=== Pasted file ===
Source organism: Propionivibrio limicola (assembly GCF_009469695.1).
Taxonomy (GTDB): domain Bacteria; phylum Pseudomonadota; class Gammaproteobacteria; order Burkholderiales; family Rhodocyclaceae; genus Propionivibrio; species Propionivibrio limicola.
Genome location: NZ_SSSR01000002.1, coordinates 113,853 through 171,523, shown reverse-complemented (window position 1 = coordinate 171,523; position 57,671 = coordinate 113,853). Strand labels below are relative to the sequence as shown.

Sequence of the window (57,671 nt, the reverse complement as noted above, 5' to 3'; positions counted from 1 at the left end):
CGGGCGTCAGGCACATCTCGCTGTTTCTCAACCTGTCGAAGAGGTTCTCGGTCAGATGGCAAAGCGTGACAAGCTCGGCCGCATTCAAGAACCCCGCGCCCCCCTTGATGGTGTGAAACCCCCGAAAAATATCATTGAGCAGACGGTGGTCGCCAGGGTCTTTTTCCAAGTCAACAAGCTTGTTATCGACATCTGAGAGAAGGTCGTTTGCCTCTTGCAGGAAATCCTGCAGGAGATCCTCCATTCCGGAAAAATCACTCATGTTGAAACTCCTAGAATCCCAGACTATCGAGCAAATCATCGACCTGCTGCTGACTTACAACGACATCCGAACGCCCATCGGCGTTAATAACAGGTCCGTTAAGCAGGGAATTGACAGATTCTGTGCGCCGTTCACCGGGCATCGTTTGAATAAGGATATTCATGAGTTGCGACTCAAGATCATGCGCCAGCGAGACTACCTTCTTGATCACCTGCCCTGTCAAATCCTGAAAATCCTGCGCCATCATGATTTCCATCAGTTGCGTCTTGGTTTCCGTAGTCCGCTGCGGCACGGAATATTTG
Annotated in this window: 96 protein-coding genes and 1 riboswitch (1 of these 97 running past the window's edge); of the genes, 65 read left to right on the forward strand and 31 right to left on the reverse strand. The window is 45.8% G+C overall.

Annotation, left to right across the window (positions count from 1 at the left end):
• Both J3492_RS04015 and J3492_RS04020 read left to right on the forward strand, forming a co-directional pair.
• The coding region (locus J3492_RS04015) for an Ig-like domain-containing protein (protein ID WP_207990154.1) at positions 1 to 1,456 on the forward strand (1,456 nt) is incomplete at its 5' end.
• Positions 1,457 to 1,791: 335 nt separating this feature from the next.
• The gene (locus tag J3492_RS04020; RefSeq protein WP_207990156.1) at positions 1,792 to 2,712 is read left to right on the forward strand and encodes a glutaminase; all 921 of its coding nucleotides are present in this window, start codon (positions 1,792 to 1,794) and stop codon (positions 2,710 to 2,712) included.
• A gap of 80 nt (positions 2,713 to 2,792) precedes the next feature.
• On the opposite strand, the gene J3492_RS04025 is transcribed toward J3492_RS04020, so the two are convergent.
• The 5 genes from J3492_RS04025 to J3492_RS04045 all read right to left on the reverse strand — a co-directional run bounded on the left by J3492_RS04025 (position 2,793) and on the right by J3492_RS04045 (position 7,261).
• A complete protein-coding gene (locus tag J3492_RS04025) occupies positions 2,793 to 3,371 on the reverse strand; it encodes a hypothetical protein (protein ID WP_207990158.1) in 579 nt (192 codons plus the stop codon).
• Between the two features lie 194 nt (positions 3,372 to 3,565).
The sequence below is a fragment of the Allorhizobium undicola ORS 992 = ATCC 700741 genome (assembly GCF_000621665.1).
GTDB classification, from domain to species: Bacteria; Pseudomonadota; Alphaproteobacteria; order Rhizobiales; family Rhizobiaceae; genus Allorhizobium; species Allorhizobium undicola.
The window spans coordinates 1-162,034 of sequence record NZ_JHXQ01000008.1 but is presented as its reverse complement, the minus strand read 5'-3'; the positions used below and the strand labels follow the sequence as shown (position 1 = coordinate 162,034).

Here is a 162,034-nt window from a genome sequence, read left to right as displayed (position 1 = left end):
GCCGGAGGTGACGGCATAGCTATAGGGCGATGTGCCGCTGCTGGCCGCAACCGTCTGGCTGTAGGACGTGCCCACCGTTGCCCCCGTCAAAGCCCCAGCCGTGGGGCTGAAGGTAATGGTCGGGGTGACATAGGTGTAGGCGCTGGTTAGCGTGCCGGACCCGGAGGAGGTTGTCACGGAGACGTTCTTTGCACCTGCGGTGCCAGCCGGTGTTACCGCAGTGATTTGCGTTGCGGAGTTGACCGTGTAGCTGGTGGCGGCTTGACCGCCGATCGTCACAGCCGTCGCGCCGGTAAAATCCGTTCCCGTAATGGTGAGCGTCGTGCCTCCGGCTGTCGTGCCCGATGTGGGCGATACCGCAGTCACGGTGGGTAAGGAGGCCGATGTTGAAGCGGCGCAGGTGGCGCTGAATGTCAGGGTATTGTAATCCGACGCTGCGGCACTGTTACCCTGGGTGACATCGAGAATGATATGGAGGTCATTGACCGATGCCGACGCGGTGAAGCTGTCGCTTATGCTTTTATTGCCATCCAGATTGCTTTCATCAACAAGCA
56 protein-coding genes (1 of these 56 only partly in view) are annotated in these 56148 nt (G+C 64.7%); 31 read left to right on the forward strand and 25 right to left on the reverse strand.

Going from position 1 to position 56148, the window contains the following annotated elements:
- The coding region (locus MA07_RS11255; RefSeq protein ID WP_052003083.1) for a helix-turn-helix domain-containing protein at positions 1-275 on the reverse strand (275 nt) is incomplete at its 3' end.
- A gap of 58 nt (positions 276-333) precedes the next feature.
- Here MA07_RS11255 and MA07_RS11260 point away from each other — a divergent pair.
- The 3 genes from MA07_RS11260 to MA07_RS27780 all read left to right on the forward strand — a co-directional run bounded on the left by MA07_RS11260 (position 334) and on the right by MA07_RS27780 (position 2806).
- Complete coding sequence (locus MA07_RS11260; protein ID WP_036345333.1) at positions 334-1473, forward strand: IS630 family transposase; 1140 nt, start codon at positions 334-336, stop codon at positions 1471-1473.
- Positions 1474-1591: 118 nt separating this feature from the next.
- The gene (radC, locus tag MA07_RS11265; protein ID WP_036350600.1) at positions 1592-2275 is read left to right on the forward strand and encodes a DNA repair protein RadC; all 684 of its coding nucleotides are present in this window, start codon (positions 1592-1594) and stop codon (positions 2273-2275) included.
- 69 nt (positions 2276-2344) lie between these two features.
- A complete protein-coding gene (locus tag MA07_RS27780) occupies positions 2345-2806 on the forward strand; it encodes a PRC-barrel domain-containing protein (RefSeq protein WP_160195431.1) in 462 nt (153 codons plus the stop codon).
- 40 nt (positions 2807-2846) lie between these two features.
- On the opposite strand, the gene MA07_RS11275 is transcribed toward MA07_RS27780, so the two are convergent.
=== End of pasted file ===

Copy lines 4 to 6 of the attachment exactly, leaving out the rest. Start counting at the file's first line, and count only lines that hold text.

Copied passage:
Sequence of the window (57,671 nt, the reverse complement as noted above, 5' to 3'; positions counted from 1 at the left end):
CGGGCGTCAGGCACATCTCGCTGTTTCTCAACCTGTCGAAGAGGTTCTCGGTCAGATGGCAAAGCGTGACAAGCTCGGCCGCATTCAAGAACCCCGCGCCCCCCTTGATGGTGTGAAACCCCCGAAAAATATCATTGAGCAGACGGTGGTCGCCAGGGTCTTTTTCCAAGTCAACAAGCTTGTTATCGACATCTGAGAGAAGGTCGTTTGCCTCTTGCAGGAAATCCTGCAGGAGATCCTCCATTCCGGAAAAATCACTCATGTTGAAACTCCTAGAATCCCAGACTATCGAGCAAATCATCGACCTGCTGCTGACTTACAACGACATCCGAACGCCCATCGGCGTTAATAACAGGTCCGTTAAGCAGGGAATTGACAGATTCTGTGCGCCGTTCACCGGGCATCGTTTGAATAAGGATATTCATGAGTTGCGACTCAAGATCATGCGCCAGCGAGACTACCTTCTTGATCACCTGCCCTGTCAAATCCTGAAAATCCTGCGCCATCATGATTTCCATCAGTTGCGTCTTGGTTTCCGTAGTCCGCTGCGGCACGGAATATTTG
Annotated in this window: 96 protein-coding genes and 1 riboswitch (1 of these 97 running past the window's edge); of the genes, 65 read left to right on the forward strand and 31 right to left on the reverse strand. The window is 45.8% G+C overall.